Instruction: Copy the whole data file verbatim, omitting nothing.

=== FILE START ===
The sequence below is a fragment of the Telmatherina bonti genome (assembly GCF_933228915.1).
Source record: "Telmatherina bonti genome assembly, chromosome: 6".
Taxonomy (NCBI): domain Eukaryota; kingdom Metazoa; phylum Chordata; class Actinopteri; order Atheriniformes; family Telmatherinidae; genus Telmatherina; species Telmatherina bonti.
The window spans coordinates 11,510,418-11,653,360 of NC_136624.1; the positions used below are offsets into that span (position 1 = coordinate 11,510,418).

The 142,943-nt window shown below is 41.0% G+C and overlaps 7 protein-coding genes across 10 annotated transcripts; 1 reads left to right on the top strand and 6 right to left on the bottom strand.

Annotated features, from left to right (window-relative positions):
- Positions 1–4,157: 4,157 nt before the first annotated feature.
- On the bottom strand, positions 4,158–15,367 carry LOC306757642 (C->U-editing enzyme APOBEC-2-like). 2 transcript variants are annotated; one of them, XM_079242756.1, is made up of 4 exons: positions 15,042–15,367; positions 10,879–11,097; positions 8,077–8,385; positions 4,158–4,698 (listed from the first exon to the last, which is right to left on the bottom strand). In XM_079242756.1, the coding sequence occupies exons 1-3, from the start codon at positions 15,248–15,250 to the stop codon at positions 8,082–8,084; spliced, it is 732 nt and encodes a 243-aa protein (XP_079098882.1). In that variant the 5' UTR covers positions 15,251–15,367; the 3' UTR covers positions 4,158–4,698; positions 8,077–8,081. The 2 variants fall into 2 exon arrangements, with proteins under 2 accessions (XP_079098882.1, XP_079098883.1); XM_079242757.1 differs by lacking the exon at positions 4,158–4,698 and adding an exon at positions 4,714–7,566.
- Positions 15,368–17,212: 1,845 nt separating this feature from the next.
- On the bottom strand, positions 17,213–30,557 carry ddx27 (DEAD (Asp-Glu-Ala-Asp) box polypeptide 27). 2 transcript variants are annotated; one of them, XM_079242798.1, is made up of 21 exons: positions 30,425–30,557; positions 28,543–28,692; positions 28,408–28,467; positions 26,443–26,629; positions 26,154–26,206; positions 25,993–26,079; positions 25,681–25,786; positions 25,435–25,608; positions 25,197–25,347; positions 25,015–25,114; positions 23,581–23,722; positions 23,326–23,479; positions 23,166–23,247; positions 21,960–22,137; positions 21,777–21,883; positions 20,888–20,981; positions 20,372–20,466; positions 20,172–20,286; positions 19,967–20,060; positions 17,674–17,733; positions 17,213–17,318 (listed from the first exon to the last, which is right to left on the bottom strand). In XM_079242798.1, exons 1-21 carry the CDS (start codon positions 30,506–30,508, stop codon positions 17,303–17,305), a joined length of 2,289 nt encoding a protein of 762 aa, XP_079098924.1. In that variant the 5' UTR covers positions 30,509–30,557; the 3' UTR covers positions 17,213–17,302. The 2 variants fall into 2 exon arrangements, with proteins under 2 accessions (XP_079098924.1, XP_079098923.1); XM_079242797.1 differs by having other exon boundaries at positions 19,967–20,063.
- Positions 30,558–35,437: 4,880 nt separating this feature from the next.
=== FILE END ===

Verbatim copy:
The sequence below is a fragment of the Telmatherina bonti genome (assembly GCF_933228915.1).
Source record: "Telmatherina bonti genome assembly, chromosome: 6".
Taxonomy (NCBI): domain Eukaryota; kingdom Metazoa; phylum Chordata; class Actinopteri; order Atheriniformes; family Telmatherinidae; genus Telmatherina; species Telmatherina bonti.
The window spans coordinates 11,510,418-11,653,360 of NC_136624.1; the positions used below are offsets into that span (position 1 = coordinate 11,510,418).

The 142,943-nt window shown below is 41.0% G+C and overlaps 7 protein-coding genes across 10 annotated transcripts; 1 reads left to right on the top strand and 6 right to left on the bottom strand.

Annotated features, from left to right (window-relative positions):
- Positions 1–4,157: 4,157 nt before the first annotated feature.
- On the bottom strand, positions 4,158–15,367 carry LOC306757642 (C->U-editing enzyme APOBEC-2-like). 2 transcript variants are annotated; one of them, XM_079242756.1, is made up of 4 exons: positions 15,042–15,367; positions 10,879–11,097; positions 8,077–8,385; positions 4,158–4,698 (listed from the first exon to the last, which is right to left on the bottom strand). In XM_079242756.1, the coding sequence occupies exons 1-3, from the start codon at positions 15,248–15,250 to the stop codon at positions 8,082–8,084; spliced, it is 732 nt and encodes a 243-aa protein (XP_079098882.1). In that variant the 5' UTR covers positions 15,251–15,367; the 3' UTR covers positions 4,158–4,698; positions 8,077–8,081. The 2 variants fall into 2 exon arrangements, with proteins under 2 accessions (XP_079098882.1, XP_079098883.1); XM_079242757.1 differs by lacking the exon at positions 4,158–4,698 and adding an exon at positions 4,714–7,566.
- Positions 15,368–17,212: 1,845 nt separating this feature from the next.
- On the bottom strand, positions 17,213–30,557 carry ddx27 (DEAD (Asp-Glu-Ala-Asp) box polypeptide 27). 2 transcript variants are annotated; one of them, XM_079242798.1, is made up of 21 exons: positions 30,425–30,557; positions 28,543–28,692; positions 28,408–28,467; positions 26,443–26,629; positions 26,154–26,206; positions 25,993–26,079; positions 25,681–25,786; positions 25,435–25,608; positions 25,197–25,347; positions 25,015–25,114; positions 23,581–23,722; positions 23,326–23,479; positions 23,166–23,247; positions 21,960–22,137; positions 21,777–21,883; positions 20,888–20,981; positions 20,372–20,466; positions 20,172–20,286; positions 19,967–20,060; positions 17,674–17,733; positions 17,213–17,318 (listed from the first exon to the last, which is right to left on the bottom strand). In XM_079242798.1, exons 1-21 carry the CDS (start codon positions 30,506–30,508, stop codon positions 17,303–17,305), a joined length of 2,289 nt encoding a protein of 762 aa, XP_079098924.1. In that variant the 5' UTR covers positions 30,509–30,557; the 3' UTR covers positions 17,213–17,302. The 2 variants fall into 2 exon arrangements, with proteins under 2 accessions (XP_079098924.1, XP_079098923.1); XM_079242797.1 differs by having other exon boundaries at positions 19,967–20,063.
- Positions 30,558–35,437: 4,880 nt separating this feature from the next.